Are you a victim of stalking?
Some of the things stalkers do:*
If one or more of these things have happened, then you may be a victim of stalking.
Stalkers are controlling, fixated, and obsessive.
Stalkers are not only distressing—they can be dangerous!
GET HELP NOW!
What to do
If you are being stalked, or think you may be being stalked, or you are worried about someone's obsessive or controlling behaviour
First and foremost, call 101 to contact the police (or, in an emergency, 999). Stalking is a crime: every force has specialists who can advise you and take appropriate action if needed.
Advice over the phone
- The best thing is to phone the Suzy Lamplugh Trust's National Stalking Helpline: 0808 802 0300.† They are open weekdays between 09:30 and 16:00, except Wednesdays when they open at 13:00.
- Paladin’s National Stalking Advocacy Service also provides support, advice and advocacy to high-risk victims of stalking. Paladin may be contacted directly on 0203 866 4107, or contacted by email. If you’re a young person, 16–25 years old, and think you are experiencing stalking, Paladin have a specialist young person’s ISAC (Independent Stalking Advocate) who can talk to you about this.
- Various parts of the UK also have local support services.
- Stalking is always distressing, and another option available in Wales and some parts of England (e.g. Cambridgeshire and Essex) is 111-option-2, for NHS mental health services.
The main thing to know is that you won’t necessarily find the best advice by googling “stalking”. We recommend the following web pages:
- Paladin’s advice for victims.
- The Cyber Helpline.
- Women's Aid and the Suzy Lamplugh Trust also have useful on-line resources on stalking and domestic abuse.
- The Stalking Risk Profile website, although aimed primarily at professionals working with victims or perpetrators of stalking, contains good general information on what stalking is, types of stalking, etc., as well as providing some really helpful general advice for victims.
- The Empowering Internet Safety Guide for Women gives tips on protecting yourself on-line from stalkers and what to do in a range of situations.
If you have done some of these things yourself, or know someone who has
If you have done some of these things, you may already be committing the offence of stalking and YOU NEED TO STOP NOW! Stalking is an obsession and it is illegal—you can face a prison sentence of up to 10 years.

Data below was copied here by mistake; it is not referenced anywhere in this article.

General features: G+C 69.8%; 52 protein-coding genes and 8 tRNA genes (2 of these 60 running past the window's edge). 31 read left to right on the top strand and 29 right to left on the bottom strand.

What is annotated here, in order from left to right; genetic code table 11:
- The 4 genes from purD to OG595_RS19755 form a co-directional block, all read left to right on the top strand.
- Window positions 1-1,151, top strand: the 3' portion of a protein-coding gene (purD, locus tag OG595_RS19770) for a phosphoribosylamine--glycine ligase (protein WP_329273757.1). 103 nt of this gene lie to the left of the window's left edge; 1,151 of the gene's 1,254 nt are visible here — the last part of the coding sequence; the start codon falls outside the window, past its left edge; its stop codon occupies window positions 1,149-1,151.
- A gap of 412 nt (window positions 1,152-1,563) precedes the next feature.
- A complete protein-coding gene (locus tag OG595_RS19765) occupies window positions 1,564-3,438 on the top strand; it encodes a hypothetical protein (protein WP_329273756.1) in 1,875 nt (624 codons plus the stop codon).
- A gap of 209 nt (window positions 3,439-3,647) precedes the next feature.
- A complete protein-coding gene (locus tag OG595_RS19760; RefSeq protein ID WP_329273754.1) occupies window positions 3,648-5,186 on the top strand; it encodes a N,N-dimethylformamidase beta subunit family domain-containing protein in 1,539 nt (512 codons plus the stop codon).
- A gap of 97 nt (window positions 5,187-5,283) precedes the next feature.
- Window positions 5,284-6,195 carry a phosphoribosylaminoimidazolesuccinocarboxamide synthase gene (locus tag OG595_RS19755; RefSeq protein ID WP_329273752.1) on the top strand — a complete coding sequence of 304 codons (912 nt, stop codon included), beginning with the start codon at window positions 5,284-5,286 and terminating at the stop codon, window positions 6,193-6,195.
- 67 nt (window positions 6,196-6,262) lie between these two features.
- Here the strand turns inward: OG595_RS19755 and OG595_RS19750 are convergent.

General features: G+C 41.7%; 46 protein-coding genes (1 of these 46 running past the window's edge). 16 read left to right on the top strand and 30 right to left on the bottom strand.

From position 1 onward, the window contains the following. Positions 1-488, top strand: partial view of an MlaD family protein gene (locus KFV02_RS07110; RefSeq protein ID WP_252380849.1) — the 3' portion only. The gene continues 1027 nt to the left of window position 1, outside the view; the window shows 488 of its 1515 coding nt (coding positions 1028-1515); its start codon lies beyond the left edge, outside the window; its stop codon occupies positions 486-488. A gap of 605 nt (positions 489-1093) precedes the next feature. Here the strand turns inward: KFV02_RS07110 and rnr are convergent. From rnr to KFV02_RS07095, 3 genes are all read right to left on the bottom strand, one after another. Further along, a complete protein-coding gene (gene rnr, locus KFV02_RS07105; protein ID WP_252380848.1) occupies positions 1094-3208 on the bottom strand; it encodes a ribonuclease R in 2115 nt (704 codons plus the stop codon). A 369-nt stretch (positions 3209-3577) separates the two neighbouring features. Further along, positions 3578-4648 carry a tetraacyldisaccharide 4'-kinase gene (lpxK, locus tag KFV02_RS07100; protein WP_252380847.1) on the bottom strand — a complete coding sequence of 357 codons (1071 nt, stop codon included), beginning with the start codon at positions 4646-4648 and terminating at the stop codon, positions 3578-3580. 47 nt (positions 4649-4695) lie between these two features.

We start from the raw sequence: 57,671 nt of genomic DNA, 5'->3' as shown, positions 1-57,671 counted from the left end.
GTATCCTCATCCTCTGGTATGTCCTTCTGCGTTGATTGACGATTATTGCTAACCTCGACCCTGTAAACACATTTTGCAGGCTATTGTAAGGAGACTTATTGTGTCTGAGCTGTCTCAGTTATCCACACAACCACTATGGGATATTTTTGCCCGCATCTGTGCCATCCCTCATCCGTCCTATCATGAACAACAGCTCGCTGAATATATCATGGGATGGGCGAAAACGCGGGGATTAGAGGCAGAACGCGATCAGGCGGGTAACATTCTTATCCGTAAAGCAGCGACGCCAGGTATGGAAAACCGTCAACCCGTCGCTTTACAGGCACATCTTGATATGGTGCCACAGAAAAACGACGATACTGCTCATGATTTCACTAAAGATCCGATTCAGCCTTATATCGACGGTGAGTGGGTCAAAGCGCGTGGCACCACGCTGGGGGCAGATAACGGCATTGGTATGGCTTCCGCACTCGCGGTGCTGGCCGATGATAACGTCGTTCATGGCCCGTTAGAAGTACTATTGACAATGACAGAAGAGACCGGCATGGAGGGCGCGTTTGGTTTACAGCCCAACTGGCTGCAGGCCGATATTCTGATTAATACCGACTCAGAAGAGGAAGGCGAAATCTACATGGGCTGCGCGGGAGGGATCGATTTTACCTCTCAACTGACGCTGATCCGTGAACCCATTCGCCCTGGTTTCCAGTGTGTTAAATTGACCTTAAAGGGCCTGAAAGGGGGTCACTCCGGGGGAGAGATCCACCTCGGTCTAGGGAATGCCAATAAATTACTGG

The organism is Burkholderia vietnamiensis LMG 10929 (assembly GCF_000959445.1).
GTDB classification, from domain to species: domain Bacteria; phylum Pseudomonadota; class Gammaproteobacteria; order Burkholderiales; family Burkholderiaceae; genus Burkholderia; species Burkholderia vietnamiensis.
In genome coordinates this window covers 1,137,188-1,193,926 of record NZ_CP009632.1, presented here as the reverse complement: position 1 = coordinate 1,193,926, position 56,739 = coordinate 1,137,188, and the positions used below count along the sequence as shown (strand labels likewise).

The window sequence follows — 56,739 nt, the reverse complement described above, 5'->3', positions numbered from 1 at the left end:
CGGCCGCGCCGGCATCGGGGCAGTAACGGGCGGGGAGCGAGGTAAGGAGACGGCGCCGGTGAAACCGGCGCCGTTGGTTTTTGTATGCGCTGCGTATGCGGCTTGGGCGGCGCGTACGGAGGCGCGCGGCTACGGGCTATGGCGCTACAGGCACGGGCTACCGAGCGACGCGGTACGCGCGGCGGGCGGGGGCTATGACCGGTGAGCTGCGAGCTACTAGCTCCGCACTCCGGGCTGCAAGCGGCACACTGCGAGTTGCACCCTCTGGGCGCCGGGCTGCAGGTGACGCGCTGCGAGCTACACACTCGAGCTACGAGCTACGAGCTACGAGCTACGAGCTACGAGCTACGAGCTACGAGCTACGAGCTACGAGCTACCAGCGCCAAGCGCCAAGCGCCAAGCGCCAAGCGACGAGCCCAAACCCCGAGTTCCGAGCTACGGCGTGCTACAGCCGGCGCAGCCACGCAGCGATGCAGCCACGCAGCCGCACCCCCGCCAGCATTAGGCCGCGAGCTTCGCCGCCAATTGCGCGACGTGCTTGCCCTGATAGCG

- You may find it helpful to contact Respect, who can provide help to those offenders who recognise that they have a problem. The number is 0808 802 4040† and the line is open Monday–Friday between 09:00 and 17:00.
If you think you might have been hacked
- Women’s Aid have produced a leaflet on staying safe online.
- The Stalking Risk Profile website also provides detailed advice on cyberstalking, including prevention and what to do if you are being stalked online.
- The North-East Business Resilience Centre (NEBRC) and collaborators have recently produced a very detailed and comprehensive booklet about how to keep yourself and your family safe online.
What should you do if you think your phone might have been hacked? We've put together a few guidelines here.
How can they hack you?
There are several different ways:
- If you've logged into an account on a device they own and forgotten to log out
- If you've logged into an account on a device they own and you've since changed your password but you haven't told the application to log out all devices currently logged in
- If you've told them your password / your password is easy to guess / your password is the same for lots of other things and they've found it out / your password is written down somewhere
- If they've put some spy software on your device which records everything you type and this is used to capture passwords.
- In very rare cases professional hackers, security people (MI5, MI6, GCHQ, or advanced coders) can hack into your devices or the servers hosting these applications
What should you do?
- Contact the police
- Make sure the App (Facebook, WhatsApp etc) is up to date (this removes security vulnerabilities): iPhone App Store updates; Android Play Store Updates
- Make sure the operating system of your device is up to date (this removes security vulnerabilities): iPhone, Android
- Ensure your device has a passcode (and make sure no one else knows it and it’s not easy to guess): iPhone, Android
- Ensure your device auto locks after a minute or two (this can seem like a pain but it helps secure your device): iPhone, Android.
- Always lock your device if you leave it somewhere
- If someone has had access to your device:
- Enable 2-step (sometimes called 2-factor) authentication. This means having a trusted device such as a Mobile, Tablet or PC which will get a code when a new device tries to log in for the first time: WhatsApp 2-step verification; Facebook 2-factor authentication
- Change your password every month AND log out of all devices (see above). Choose a different messaging tool (for example: Telegram; Signal; ChatSecure; Wickr Me; Silence; SilentPhone) and don't advertise the fact widely
- If you are still really worried, buy another phone (like a pay-as-you-go) and do not share the number widely. Create a new account (WhatsApp for example) and message on a totally different account and phone.
* This is based upon the Trust’s “Are you a victim of stalking?” leaflet which we distribute at meetings and public events. We gratefully acknowledge suggestions and advice from collaborators in the National Stalking Consortium, police and CPS.
† Calls to 0808 80 numbers are free to call from landlines and mobile phones within the UK and do not appear on itemised bills.
Please note that the Alice Ruggles Trust does not provide first-hand advice or advocacy in individual cases; other charities, as listed above, exist for this.